vWhen you fill out a prescription at a pharmacy, you expect to receive medication that will help you. Unfortunately, according to a study from 2006, it was estimated that 1.5 million people are injured by medication errors every year. While pharmacists are only human and may make an error, there is generally little opportunity for most people to notice such errors immediately. This is because pharmacists have specialized knowledge about the medications they work with and the majority of persons who get prescription medication might not have an in depth understanding of the variety of medications that are available today. What makes things worse is that even a slight error can cause serious injury to a person and can even lead to death.
Even though such errors can be hard to find, there are also steps that you can take in order to help identify pharmacy errors before they negatively impact your life. Common methods to avoid the dangers of pharmacy errors include:
- Learning more about the medication prescribed to you
- Double-checking the medication provided to you
- Asking questions as they arise
In order to avoid such errors, however, it is important to be aware of what kind of errors you might encounter. Below are just some common pharmacy errors a person may encounter when obtaining medication from a pharmacy.
When you receive a prescription from your physician, you expect that what they have prescribed will be what you receive. There are times, however, when errors are made and you wind up with a completely different kind of medication. The dispensing of incorrect medication can understandably have dangerous and in some cases fatal effects on a person. While one might think that the prevention of such an error is a simple matter, there are a number of factors that may be the cause of the incorrect medication. Such factors include:
- Pharmacist fatigue
- Improper abbreviations
- Labeling errors
- Poor or illegible physician handwriting
- Pharmacy policies valuing speed over safety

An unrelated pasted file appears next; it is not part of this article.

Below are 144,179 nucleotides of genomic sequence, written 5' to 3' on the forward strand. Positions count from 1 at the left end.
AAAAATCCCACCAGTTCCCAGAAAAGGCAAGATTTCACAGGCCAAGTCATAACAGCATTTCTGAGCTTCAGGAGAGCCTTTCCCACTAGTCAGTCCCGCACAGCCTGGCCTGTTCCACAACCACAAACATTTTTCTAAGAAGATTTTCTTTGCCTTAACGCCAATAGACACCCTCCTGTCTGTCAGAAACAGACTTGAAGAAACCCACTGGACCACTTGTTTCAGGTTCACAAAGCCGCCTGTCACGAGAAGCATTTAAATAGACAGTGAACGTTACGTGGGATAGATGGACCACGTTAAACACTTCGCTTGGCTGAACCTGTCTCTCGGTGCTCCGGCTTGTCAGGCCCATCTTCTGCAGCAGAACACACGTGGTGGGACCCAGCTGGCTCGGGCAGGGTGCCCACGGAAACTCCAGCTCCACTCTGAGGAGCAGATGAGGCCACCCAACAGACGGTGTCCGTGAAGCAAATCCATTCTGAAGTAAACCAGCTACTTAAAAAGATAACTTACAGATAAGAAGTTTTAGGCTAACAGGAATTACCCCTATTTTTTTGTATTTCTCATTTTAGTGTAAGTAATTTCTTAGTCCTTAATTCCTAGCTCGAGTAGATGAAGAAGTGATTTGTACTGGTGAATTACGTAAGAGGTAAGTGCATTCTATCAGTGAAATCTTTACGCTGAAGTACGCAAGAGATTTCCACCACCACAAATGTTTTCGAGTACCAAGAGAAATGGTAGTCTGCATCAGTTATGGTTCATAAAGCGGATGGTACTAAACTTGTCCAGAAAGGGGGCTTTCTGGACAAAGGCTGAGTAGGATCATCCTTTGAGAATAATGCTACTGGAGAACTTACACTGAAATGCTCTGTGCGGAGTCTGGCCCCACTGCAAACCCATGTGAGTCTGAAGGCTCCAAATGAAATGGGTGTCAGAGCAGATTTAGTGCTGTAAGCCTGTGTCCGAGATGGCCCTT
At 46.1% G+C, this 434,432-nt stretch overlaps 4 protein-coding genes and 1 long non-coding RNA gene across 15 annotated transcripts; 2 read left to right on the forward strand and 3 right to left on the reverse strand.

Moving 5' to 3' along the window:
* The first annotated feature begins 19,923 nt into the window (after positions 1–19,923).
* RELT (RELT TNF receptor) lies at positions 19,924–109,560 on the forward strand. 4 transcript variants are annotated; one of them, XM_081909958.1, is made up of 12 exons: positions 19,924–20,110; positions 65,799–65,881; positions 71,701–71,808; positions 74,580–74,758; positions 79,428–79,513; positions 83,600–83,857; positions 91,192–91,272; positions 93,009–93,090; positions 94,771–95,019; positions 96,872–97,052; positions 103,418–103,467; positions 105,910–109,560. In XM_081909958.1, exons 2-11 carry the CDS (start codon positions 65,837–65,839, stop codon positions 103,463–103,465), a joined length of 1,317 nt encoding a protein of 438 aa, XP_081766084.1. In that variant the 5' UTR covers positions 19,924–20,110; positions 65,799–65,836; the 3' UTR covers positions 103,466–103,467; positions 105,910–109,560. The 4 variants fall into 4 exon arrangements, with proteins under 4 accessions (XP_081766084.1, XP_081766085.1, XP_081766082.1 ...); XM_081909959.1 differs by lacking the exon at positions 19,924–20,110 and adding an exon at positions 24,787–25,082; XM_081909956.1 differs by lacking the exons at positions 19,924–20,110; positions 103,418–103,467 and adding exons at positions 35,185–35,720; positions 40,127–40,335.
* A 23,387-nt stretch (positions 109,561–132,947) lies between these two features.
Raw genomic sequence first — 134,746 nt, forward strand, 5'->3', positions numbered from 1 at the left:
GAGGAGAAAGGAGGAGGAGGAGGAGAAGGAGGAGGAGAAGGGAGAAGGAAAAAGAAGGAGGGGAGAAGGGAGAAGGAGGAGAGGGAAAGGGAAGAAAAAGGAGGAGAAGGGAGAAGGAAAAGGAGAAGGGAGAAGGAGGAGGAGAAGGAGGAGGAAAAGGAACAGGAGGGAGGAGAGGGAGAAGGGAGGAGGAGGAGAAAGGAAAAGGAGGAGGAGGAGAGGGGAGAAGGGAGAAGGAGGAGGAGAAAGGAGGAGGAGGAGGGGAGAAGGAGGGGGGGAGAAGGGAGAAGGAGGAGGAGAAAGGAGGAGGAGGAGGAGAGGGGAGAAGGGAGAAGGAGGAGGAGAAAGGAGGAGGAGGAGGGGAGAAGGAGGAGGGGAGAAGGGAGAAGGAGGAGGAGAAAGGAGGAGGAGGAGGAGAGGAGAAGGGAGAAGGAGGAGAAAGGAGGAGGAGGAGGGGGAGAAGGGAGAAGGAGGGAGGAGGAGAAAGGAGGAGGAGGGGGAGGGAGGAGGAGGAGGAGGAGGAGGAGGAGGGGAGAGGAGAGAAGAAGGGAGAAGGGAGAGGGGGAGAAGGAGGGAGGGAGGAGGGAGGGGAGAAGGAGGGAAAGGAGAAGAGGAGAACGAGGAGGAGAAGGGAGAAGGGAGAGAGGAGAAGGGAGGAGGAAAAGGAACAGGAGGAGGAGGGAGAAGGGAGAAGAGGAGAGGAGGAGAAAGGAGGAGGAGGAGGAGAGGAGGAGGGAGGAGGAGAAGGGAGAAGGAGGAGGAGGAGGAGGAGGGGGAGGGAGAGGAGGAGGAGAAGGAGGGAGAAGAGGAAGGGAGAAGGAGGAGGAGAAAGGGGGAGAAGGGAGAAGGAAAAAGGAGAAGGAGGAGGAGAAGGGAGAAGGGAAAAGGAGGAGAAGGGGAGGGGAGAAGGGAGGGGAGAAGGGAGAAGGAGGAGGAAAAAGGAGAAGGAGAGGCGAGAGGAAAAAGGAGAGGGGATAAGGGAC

In addition to filling the wrong medication due to a mix-up or illegible prescriptions, there is also another error of confusion. This error, however, occurs when pharmacists fill a prescription with medication that sounds or looks similar to the name listed on the prescription. If you have ever obtained a prescription from a physician, you will know that the names used by the pharmacy can have uncommon names such as Clozapine, Olanzapine, Serzone, and Seroquel. As a result, it can be easy for a pharmacist to accidentally fill a prescription with either medication that shares a similar sounding name or medication that shares a similar appearance.
Needless to say, the amount of medication a person takes can have a drastic effect on their well-being. If a person takes too little medication, then the medication will likely have little to no effect on the person. If, on the other hand, the person takes too much medication, then that person may be at risk for serious injury or death. Generally, such errors will be the result of an error made to a zero or decimal point in the prescription, but can also be affected by any text surrounding the dosage amount on a prescription. For example, the letter L may be confused with the number 1 at times, if the medication ends in an l, like Seroquel, Toprol, or Lisinipril. The inclusion of an extra digit at the beginning of a number can have dire effects on a prescription.
While there are errors that are made with the medication, there are also errors made by a pharmacist that concern the patient. As with the error of incorrect dosages or mixing up medications, the error of providing medication to the incorrect patient can also have life threatening effects. In addition, while most people should be able to identify this kind of error, the majority of people tend to take the word of the pharmacist without question and assume that the medicine they receive is, in fact, their medicine. In many cases, a little awareness can go a long way to prevent these types of pharmacy errors.
Failure to Identify Drug Interactions
While pharmacists might not be medical doctors, they do have extensive knowledge and training in pharmaceuticals. This means that the average pharmacist will generally have knowledge of a fair number of medications. Such knowledge generally includes:
- The full name of the medication
- The purpose of the medication
- Side effects
- Harmful interactions that may result from combining medications.
Sometimes a pharmacist may fail to identify harmful drug interactions. As a result, a patient could suffer from serious adverse effects due to the administration of varying types of medication. In addition, the pharmacist may not even be aware of the patient’s medical history, or which medications the patient is currently taking.
Finally, there is the matter of faulty instructions. While there are medications that come with their own directions for usage, in many cases, a patient will follow the doctor’s orders when taking medication. While a pharmacist may provide instructions, there are times when a pharmacist may provide incorrect instructions to a patient. An example of such an error would be if the pharmacist instructs a patient to take two pills once daily instead of the prescribed one pill twice daily. Even this kind of error can lead to harmful effects on a person, since they may be put at risk for overdosing on prescription medication.